Planet Earth

Bullish on Longevity

The IntersectionBy Chris MooneyAug 6, 2010 9:13 PM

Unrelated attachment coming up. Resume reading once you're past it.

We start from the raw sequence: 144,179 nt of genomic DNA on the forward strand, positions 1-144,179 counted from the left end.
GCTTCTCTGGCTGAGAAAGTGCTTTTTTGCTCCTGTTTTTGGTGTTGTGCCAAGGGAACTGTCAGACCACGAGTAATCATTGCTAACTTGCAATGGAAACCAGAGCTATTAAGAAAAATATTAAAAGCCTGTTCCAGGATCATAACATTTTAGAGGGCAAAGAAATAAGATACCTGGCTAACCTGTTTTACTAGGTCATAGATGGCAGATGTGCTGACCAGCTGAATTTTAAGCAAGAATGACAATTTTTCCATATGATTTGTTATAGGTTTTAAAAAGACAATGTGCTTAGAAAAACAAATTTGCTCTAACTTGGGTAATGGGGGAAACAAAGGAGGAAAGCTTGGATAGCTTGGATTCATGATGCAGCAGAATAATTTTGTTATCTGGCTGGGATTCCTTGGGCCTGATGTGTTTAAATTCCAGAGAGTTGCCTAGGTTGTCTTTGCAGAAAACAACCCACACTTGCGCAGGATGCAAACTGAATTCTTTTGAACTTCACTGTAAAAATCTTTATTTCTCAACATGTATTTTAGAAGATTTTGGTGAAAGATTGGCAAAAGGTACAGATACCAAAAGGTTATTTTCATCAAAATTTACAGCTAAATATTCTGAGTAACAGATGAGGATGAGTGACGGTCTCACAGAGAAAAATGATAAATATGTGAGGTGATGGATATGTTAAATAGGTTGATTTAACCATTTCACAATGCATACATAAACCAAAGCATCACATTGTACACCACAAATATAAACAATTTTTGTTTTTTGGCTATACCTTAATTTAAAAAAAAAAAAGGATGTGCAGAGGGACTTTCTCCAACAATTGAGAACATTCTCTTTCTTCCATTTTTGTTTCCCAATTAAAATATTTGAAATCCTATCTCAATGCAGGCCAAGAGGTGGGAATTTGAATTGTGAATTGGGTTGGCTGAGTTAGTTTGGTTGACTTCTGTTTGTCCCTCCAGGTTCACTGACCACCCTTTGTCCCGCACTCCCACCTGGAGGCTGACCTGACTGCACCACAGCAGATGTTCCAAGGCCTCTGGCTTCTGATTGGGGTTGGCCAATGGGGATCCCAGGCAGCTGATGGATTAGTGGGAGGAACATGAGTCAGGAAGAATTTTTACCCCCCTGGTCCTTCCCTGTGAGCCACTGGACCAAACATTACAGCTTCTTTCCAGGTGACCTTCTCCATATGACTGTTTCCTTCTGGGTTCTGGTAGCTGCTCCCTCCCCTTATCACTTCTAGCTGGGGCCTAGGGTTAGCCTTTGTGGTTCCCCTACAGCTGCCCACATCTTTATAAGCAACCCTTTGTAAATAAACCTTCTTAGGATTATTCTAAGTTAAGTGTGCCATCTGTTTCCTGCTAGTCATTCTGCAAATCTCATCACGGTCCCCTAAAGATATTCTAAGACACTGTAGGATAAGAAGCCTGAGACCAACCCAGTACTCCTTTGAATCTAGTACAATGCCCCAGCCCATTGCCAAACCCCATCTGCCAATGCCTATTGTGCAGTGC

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About seven years ago, I reported regularly on the science of longevity, and the prospect of human life extension, for a site called Sage Crossroads. And then I stopped—pretty much dropping the topic for a while and going on to other things. So when I attended the Techonomy session yesterday entitled "The Longevity Dividend,” it was a perfect chance to hear just how far scientists think their field has come since I last reported on it closely. And I have to say, I was struck by the difference in tone. Seven years ago, scientists who study aging—so-called biogerontologists—already thought it was possible or even likely that at some point in the future, we would find a way to retard its rate in humans. After all, there were already numerous studies showing that genetic interventions could lengthen the lifespan of other species, particularly mice and roundworms. And caloric restriction—reducing dietary intake by about 1/3—had also been shown to extend lifespan in a number of animal species. (That’s why some humans themselves are already trying it.) So there were reasons to think that human life extension was coming—and more specifically, that a means of slowing the rate of human aging would be possible. But most mainstream scientists weren’t so bullish then. So optimistic. In particular, they were very worried about giving false hope, and encouraging anti-aging quackery. I detected a different tone on...

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